Over the last couple of weeks I worked on multiple projects which a large React codebase spanning from a couple thousand line of codes to more than 100k for one of them.

Something that stroke me while going through the code was the way the key prop was used when rendering an array of elements. In way too many cases the "index" of the array was used. It really felt like it was here more to silence the warning produced by React more than for its actual job: Keys help React identify which items have changed, are added, or are removed.

The React documentation itself says:

We don’t recommend using indexes for keys if the order of items may change. This can negatively impact performance and may cause issues with component state.

I want to focus on the last part of this sentence: may cause issues with component state..

The problem

The following section will demonstrate a component that has a list of numbers. Each number will be passed to child component that will take the number and will expose a button that each time it is click will multiply the number by 2:

const Parent = () => {
  const [numbers, setNumbers] = useState([0, 1, 2, 3, 4]);
  useEffect(() => {
    // After 5s, we will remove the midle element of the array.
    setTimeout(() => {
      setNumbers([0, 1, 3, 4]);
    }, 5000);
  }, []);
  return (
      {numbers.map((el, index) => (
        <Multiply num={el} key={index} />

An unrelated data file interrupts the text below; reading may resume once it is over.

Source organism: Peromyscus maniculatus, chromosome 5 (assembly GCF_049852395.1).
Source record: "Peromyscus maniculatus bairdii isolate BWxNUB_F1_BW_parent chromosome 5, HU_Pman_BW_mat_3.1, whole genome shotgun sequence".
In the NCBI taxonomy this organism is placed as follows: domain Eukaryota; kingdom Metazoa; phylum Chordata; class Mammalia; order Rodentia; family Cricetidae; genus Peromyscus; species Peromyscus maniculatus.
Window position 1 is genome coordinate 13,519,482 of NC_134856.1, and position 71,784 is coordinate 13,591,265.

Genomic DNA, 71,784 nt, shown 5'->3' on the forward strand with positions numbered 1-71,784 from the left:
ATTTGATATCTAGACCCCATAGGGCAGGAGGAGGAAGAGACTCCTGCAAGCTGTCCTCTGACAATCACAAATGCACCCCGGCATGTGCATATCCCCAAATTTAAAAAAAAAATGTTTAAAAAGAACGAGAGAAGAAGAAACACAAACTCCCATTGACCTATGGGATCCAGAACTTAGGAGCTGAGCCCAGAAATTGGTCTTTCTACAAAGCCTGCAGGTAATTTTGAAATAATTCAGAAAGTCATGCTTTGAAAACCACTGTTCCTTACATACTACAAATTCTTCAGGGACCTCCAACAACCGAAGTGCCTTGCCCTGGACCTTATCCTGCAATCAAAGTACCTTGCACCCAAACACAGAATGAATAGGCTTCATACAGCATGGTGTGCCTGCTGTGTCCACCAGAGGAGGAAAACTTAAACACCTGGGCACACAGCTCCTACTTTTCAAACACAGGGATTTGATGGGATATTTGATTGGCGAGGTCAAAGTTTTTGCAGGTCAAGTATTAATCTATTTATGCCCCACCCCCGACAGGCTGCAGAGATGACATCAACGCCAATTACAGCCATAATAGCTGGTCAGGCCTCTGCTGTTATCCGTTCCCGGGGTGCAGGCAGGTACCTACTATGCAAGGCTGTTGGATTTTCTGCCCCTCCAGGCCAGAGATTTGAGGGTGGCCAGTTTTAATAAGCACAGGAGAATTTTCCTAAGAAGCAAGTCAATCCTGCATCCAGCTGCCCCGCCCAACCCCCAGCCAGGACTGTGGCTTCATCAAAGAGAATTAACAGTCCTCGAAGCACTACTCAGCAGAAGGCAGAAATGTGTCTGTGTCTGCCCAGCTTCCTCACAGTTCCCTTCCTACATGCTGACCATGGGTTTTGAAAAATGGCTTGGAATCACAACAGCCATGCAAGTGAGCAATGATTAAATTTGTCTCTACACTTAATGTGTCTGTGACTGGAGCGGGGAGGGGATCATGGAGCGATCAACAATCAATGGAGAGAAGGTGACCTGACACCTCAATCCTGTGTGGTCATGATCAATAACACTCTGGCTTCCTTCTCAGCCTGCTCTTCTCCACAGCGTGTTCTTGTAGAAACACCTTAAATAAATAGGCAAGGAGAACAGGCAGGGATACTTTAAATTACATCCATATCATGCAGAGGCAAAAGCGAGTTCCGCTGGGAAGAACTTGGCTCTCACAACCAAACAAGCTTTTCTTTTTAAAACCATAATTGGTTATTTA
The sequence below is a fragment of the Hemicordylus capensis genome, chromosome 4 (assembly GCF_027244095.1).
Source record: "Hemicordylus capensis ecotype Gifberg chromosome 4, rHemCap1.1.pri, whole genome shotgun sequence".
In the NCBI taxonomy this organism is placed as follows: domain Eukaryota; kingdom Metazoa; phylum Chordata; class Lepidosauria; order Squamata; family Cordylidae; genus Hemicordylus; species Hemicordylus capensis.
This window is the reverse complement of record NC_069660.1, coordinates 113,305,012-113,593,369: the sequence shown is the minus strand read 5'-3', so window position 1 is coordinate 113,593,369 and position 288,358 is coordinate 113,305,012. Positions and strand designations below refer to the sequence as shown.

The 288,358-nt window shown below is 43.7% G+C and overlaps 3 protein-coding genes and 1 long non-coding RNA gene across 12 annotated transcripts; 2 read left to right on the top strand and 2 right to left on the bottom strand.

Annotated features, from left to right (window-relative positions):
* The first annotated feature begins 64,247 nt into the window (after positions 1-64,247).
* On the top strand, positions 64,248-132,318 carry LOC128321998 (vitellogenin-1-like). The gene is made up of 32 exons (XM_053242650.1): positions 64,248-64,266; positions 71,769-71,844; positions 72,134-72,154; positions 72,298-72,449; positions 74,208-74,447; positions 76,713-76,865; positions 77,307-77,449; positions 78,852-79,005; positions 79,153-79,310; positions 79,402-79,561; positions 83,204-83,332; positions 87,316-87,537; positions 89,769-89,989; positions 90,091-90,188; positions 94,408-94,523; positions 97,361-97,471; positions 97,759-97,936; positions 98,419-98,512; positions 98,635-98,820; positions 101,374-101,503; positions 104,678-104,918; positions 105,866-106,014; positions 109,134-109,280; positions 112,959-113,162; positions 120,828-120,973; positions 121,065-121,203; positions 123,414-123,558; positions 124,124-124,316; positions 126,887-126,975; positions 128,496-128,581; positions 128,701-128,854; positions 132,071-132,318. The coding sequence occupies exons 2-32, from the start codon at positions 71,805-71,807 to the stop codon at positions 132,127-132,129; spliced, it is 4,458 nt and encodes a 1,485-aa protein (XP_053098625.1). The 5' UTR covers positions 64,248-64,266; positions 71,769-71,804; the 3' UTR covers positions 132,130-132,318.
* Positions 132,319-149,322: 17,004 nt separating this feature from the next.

const Multiply = ({num}) => {
  const [state, setState] = useState(num);
  return (
      <div>Initial number: {num}</div>
      <div>New number: {state}</div>
      <button onClick={() => setState(state * 2)}>Multiply</button>

The trick part here is the setTimeout. After 5 seconds, we mutate our arrays which triggers re-render of the Multiply components. You can see in the example bellow the issue:

The new and initial component are not synchronized anymore. During the re-render, React in an attempt to optimize the operation will actually shift the prop and delete the last element of the array. This is where the key is extremely important. It helps react keep tracks of the different components and order so you can safely have operations like this one within your components.

The solution

How can we then avoid this kind of sneaky issue? As a rule of thumb, I usually generate a unique ID for my objects. Thankfully, in most application of this kind (be it a todo app, a pet management app or a game), when you get elements from your backend API you can get the ID.

You will notice here that I use shortid to generate a short and simple unique ID for my elements. And you can see that after 5s, my array is still looking good.

The exception

There is an exception to the rule. Basically, if the array and its elements follow a certain set of rules, you can safely use the index as the key:

  1. The elements in the array do not change - they are static elements
  2. The array itself is static: no new elements is added, removed and replaced
  3. And finally the elements don't have unique IDs.

Only - and only if - those 3 conditions are met, then using the index as the key will be safe.

See the previous example but following those rules:

(Notice that in that case we do not mutate the array).


As a rule of thumb, I never use index as a key. But if you end up in a situation where the array that you are about to display exposes elements without unique identifiers, I would refer you to the exception rules. If the first 2 points are met, feel free to use the index safely - otherwise generate ids for your object.

Some more documentation on the subject: